Digitalisation & Disruption

Creating revenue through digital health

Digital health business models for MedTech and pharma 

14 minutes to read

Embracing digital transformation: The new era of pharma and MedTech

Digital health is one of the fastest growing areas in the healthcare industry and holds the potential to significantly reshape today’s care. Healthcare companies across the globe have created (and sometimes already closed again) programs and partnerships in this field to support and extend their existing value proposition with digital solutions.   

Despite numerous benefits to their clients - HCPs and indirectly patients - bold moves by pharma and MedTech companies in this area are still limited. The reasons behind this are diverse, however important factors include:  

  • Lack of direct touchpoints with consumers and patients 
  • Increasing regulatory requirements 
  • Execution challenges (e.g. strategy integration, organisational set up and pilot scaling) 
  • Uncertainty about business value, models, and ROI 

The latter factor – uncertainty about business value, business models and return on investment – is one of the most frequently mentioned reasons limiting digital health activities. For many pharma and MedTech companies, digital health solutions are still perceived as ‘nice-to-have’ add-ons, rather than essential components of their digital revenue models. Sometimes, they are even seen as ‘margin killers’ rather than powerful drivers for business. Evidently, the value of digital health solutions is not always clear for pharma and MedTech. The complexity of business models in healthcare, especially in the era of digital transformation, lies in their often-indirect nature, where users are usually not customers, and the involvement of multiple stakeholders, where the same solution needs to generate value for patients, HCPs, and payers simultaneously. That’s why we want to shed some light on this at times confusing topic by sharing some of our key learnings from the last few years of consulting our healthcare clients.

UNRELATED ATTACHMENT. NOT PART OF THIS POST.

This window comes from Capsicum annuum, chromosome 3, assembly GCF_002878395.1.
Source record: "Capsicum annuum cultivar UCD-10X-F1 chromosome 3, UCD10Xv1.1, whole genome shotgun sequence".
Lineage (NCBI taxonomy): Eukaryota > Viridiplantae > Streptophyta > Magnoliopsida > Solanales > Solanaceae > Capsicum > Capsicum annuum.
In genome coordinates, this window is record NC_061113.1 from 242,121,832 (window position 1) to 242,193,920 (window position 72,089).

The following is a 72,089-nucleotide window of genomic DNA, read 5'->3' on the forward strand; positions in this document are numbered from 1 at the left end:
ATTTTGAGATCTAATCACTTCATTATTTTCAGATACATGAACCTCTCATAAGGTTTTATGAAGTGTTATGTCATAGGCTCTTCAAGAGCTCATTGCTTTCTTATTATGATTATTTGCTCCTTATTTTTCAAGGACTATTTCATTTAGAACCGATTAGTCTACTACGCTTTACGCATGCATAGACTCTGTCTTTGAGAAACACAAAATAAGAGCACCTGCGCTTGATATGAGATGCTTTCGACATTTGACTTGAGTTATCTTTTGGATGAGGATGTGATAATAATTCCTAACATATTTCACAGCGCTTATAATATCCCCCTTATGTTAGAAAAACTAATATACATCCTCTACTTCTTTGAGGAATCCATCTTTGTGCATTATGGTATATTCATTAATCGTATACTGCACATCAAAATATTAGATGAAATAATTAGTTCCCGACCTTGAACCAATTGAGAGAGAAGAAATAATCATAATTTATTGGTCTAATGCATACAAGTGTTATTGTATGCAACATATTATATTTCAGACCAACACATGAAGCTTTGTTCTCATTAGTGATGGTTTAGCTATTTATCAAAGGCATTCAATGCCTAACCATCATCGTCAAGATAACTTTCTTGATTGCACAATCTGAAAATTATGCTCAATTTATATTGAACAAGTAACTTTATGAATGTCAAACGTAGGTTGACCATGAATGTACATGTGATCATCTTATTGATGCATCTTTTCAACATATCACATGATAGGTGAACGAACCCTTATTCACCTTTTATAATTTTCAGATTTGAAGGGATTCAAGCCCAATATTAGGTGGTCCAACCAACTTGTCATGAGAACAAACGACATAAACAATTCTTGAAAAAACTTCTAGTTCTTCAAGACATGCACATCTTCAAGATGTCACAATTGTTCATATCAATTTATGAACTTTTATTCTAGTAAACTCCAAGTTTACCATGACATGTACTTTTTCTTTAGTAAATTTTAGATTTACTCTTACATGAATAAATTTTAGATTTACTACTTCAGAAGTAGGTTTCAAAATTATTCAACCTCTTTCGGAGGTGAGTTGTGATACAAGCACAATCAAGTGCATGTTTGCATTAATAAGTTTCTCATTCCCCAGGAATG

Get more insights in the deep dive article


Decoding digital business models: A game changer in healthcare

This article focuses on the strategic development of business models for digital health solutions, a crucial aspect of tech-driven business planning in today's healthcare landscape. Our aim is to offer structured guidance on how to navigate this landscape, supported by real-world examples and success stories. It is not intended to be exhaustive since new models can emerge rapidly; our aim is to address the most common patterns. We focus on the pharma, diagnostics, and MedTech perspective (hereafter ‘pharma and MedTech’) rather than start-ups, as their case often ends with selling to those industries ultimately. In particular, this chapter is useful for readers from commercial strategy and product teams, as well as experts from R&D and innovation management. Knowing that DH is a broad field, we've emphasised client-facing solutions including telemedicine, digital therapeutics (DTx), and similar solutions, rather than technologies which improve in-house processes in research, clinical trial, and commercial excellence. So, let’s dive in! 

The process of indirect and direct revenue in an infographic. Direct revenue contains Reimbursement, D2C and B2B. Reimbursement means reimbursement pathways with many possibilities such as in-patient hospital care and outpatient therapies. There are several direct revenue pathways for digital health business opportunities